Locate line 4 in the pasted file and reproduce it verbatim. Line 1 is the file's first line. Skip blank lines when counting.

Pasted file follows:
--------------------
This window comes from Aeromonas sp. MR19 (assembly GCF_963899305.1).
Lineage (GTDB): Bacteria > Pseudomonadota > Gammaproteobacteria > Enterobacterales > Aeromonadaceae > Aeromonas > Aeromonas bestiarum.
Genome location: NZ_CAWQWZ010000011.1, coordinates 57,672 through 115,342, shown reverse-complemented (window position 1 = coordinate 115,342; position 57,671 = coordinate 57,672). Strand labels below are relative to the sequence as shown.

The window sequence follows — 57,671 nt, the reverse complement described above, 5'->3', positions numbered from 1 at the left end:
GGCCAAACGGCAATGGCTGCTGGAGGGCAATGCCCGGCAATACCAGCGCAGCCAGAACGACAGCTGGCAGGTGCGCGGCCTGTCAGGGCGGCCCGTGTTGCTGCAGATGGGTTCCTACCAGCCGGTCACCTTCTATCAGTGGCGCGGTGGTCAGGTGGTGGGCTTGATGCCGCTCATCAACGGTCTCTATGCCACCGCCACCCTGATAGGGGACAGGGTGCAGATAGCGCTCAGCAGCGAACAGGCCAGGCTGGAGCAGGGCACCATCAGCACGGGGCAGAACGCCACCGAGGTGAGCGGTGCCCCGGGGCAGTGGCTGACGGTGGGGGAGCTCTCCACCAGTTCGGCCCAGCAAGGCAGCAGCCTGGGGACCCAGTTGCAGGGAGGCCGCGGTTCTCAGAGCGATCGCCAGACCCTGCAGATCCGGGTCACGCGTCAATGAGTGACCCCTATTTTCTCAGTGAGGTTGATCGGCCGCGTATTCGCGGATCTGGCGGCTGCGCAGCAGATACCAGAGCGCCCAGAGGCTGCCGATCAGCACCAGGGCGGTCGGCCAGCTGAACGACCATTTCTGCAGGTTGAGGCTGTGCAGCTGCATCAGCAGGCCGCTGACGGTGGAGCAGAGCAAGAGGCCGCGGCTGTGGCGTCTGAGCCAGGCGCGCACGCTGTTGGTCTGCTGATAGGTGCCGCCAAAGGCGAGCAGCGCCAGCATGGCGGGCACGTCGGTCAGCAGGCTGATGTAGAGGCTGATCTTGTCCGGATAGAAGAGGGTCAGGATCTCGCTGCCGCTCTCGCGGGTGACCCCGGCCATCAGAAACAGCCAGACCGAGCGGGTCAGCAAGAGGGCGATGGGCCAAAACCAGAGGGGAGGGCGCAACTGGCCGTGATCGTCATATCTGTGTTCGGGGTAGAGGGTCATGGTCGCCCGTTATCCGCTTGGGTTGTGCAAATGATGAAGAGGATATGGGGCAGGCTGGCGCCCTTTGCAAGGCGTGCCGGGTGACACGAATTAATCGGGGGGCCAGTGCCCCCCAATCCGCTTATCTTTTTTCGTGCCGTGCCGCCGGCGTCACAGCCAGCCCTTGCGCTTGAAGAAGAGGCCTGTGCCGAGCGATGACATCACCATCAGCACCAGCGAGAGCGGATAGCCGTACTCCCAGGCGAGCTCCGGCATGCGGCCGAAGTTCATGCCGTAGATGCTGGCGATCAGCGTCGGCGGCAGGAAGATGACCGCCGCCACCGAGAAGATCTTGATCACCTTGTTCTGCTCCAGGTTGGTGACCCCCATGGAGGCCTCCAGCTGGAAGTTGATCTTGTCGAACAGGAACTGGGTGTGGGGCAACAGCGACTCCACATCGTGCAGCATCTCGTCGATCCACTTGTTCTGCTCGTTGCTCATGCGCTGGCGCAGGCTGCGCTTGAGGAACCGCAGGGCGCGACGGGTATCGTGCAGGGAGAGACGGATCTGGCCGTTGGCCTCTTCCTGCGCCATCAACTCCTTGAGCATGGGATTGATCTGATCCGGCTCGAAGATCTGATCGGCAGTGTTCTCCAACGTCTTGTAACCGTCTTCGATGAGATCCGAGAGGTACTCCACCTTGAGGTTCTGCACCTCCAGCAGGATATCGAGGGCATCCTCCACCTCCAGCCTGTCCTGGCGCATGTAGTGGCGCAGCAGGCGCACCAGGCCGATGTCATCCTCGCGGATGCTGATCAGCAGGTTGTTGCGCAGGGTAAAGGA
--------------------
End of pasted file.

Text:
The window sequence follows — 57,671 nt, the reverse complement described above, 5'->3', positions numbered from 1 at the left end: